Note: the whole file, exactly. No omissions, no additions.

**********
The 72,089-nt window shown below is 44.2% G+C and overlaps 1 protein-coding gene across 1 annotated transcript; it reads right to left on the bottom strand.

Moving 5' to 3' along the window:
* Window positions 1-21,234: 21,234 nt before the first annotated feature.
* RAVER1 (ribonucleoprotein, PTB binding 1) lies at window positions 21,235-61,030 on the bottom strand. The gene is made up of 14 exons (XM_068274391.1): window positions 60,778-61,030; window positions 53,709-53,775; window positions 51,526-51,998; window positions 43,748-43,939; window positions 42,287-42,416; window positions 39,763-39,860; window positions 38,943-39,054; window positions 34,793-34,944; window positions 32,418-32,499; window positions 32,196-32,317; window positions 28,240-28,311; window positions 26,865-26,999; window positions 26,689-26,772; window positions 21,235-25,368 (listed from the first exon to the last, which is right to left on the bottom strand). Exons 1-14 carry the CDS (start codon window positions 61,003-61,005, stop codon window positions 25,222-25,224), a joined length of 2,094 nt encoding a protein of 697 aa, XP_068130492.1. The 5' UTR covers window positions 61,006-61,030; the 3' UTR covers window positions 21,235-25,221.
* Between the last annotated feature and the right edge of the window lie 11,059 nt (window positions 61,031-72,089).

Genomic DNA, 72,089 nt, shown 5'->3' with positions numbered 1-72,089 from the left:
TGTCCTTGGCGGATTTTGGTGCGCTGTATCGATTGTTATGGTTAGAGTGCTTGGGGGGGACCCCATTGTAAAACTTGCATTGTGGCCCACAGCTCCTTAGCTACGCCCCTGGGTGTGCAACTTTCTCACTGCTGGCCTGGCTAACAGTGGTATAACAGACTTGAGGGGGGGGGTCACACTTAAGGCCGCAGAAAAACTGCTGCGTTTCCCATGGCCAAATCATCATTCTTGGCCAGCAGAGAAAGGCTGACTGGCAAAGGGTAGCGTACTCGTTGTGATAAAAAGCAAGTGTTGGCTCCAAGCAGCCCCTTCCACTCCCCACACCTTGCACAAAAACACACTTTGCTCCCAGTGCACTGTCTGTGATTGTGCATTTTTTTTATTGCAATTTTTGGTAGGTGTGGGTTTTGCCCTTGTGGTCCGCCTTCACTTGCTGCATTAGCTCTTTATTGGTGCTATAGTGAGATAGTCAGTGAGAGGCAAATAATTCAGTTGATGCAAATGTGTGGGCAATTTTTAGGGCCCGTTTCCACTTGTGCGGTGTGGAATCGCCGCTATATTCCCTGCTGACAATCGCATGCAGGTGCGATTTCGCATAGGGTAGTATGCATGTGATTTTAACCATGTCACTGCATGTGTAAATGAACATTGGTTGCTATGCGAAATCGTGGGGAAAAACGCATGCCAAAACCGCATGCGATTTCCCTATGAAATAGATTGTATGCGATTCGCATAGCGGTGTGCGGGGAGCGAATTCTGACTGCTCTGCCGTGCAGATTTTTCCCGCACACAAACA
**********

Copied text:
The 72,089-nt window shown below is 44.2% G+C and overlaps 1 protein-coding gene across 1 annotated transcript; it reads right to left on the bottom strand.

Moving 5' to 3' along the window:
* Window positions 1-21,234: 21,234 nt before the first annotated feature.
* RAVER1 (ribonucleoprotein, PTB binding 1) lies at window positions 21,235-61,030 on the bottom strand. The gene is made up of 14 exons (XM_068274391.1): window positions 60,778-61,030; window positions 53,709-53,775; window positions 51,526-51,998; window positions 43,748-43,939; window positions 42,287-42,416; window positions 39,763-39,860; window positions 38,943-39,054; window positions 34,793-34,944; window positions 32,418-32,499; window positions 32,196-32,317; window positions 28,240-28,311; window positions 26,865-26,999; window positions 26,689-26,772; window positions 21,235-25,368 (listed from the first exon to the last, which is right to left on the bottom strand). Exons 1-14 carry the CDS (start codon window positions 61,003-61,005, stop codon window positions 25,222-25,224), a joined length of 2,094 nt encoding a protein of 697 aa, XP_068130492.1. The 5' UTR covers window positions 61,006-61,030; the 3' UTR covers window positions 21,235-25,221.
* Between the last annotated feature and the right edge of the window lie 11,059 nt (window positions 61,031-72,089).

Genomic DNA, 72,089 nt, shown 5'->3' with positions numbered 1-72,089 from the left:
TGTCCTTGGCGGATTTTGGTGCGCTGTATCGATTGTTATGGTTAGAGTGCTTGGGGGGGACCCCATTGTAAAACTTGCATTGTGGCCCACAGCTCCTTAGCTACGCCCCTGGGTGTGCAACTTTCTCACTGCTGGCCTGGCTAACAGTGGTATAACAGACTTGAGGGGGGGGGTCACACTTAAGGCCGCAGAAAAACTGCTGCGTTTCCCATGGCCAAATCATCATTCTTGGCCAGCAGAGAAAGGCTGACTGGCAAAGGGTAGCGTACTCGTTGTGATAAAAAGCAAGTGTTGGCTCCAAGCAGCCCCTTCCACTCCCCACACCTTGCACAAAAACACACTTTGCTCCCAGTGCACTGTCTGTGATTGTGCATTTTTTTTATTGCAATTTTTGGTAGGTGTGGGTTTTGCCCTTGTGGTCCGCCTTCACTTGCTGCATTAGCTCTTTATTGGTGCTATAGTGAGATAGTCAGTGAGAGGCAAATAATTCAGTTGATGCAAATGTGTGGGCAATTTTTAGGGCCCGTTTCCACTTGTGCGGTGTGGAATCGCCGCTATATTCCCTGCTGACAATCGCATGCAGGTGCGATTTCGCATAGGGTAGTATGCATGTGATTTTAACCATGTCACTGCATGTGTAAATGAACATTGGTTGCTATGCGAAATCGTGGGGAAAAACGCATGCCAAAACCGCATGCGATTTCCCTATGAAATAGATTGTATGCGATTCGCATAGCGGTGTGCGGGGAGCGAATTCTGACTGCTCTGCCGTGCAGATTTTTCCCGCACACAAACA